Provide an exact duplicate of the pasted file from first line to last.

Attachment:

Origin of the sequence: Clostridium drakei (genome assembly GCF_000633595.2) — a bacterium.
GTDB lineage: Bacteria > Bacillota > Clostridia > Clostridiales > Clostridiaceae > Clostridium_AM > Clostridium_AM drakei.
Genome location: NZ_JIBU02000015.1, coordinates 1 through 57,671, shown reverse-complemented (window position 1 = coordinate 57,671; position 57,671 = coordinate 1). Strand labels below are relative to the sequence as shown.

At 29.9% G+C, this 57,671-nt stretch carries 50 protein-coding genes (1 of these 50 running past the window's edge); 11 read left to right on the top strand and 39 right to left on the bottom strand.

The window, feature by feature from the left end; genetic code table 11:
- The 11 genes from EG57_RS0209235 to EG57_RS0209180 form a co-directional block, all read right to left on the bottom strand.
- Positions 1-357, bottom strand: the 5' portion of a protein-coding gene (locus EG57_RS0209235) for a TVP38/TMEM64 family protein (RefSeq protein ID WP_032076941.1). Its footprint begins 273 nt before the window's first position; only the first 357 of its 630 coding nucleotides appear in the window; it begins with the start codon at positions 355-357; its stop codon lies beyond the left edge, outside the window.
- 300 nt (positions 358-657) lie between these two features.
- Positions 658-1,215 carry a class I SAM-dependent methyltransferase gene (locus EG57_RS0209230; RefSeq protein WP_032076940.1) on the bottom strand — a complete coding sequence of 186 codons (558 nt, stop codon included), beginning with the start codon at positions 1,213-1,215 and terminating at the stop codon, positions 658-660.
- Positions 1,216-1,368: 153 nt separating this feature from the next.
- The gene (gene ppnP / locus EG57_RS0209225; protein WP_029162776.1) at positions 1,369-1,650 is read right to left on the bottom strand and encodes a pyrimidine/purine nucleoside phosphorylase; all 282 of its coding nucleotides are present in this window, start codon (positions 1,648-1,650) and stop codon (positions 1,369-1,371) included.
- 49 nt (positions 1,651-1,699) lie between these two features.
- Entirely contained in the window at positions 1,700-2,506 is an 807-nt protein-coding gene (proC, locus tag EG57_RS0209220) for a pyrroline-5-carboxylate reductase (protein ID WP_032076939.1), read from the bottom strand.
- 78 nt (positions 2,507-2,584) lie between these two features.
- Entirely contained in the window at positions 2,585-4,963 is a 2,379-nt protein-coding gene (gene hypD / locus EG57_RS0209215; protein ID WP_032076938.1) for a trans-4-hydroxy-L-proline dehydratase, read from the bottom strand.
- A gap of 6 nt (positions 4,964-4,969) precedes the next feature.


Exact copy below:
Origin of the sequence: Clostridium drakei (genome assembly GCF_000633595.2) — a bacterium.
GTDB lineage: Bacteria > Bacillota > Clostridia > Clostridiales > Clostridiaceae > Clostridium_AM > Clostridium_AM drakei.
Genome location: NZ_JIBU02000015.1, coordinates 1 through 57,671, shown reverse-complemented (window position 1 = coordinate 57,671; position 57,671 = coordinate 1). Strand labels below are relative to the sequence as shown.

At 29.9% G+C, this 57,671-nt stretch carries 50 protein-coding genes (1 of these 50 running past the window's edge); 11 read left to right on the top strand and 39 right to left on the bottom strand.

The window, feature by feature from the left end; genetic code table 11:
- The 11 genes from EG57_RS0209235 to EG57_RS0209180 form a co-directional block, all read right to left on the bottom strand.
- Positions 1-357, bottom strand: the 5' portion of a protein-coding gene (locus EG57_RS0209235) for a TVP38/TMEM64 family protein (RefSeq protein ID WP_032076941.1). Its footprint begins 273 nt before the window's first position; only the first 357 of its 630 coding nucleotides appear in the window; it begins with the start codon at positions 355-357; its stop codon lies beyond the left edge, outside the window.
- 300 nt (positions 358-657) lie between these two features.
- Positions 658-1,215 carry a class I SAM-dependent methyltransferase gene (locus EG57_RS0209230; RefSeq protein WP_032076940.1) on the bottom strand — a complete coding sequence of 186 codons (558 nt, stop codon included), beginning with the start codon at positions 1,213-1,215 and terminating at the stop codon, positions 658-660.
- Positions 1,216-1,368: 153 nt separating this feature from the next.
- The gene (gene ppnP / locus EG57_RS0209225; protein WP_029162776.1) at positions 1,369-1,650 is read right to left on the bottom strand and encodes a pyrimidine/purine nucleoside phosphorylase; all 282 of its coding nucleotides are present in this window, start codon (positions 1,648-1,650) and stop codon (positions 1,369-1,371) included.
- 49 nt (positions 1,651-1,699) lie between these two features.
- Entirely contained in the window at positions 1,700-2,506 is an 807-nt protein-coding gene (proC, locus tag EG57_RS0209220) for a pyrroline-5-carboxylate reductase (protein ID WP_032076939.1), read from the bottom strand.
- 78 nt (positions 2,507-2,584) lie between these two features.
- Entirely contained in the window at positions 2,585-4,963 is a 2,379-nt protein-coding gene (gene hypD / locus EG57_RS0209215; protein ID WP_032076938.1) for a trans-4-hydroxy-L-proline dehydratase, read from the bottom strand.
- A gap of 6 nt (positions 4,964-4,969) precedes the next feature.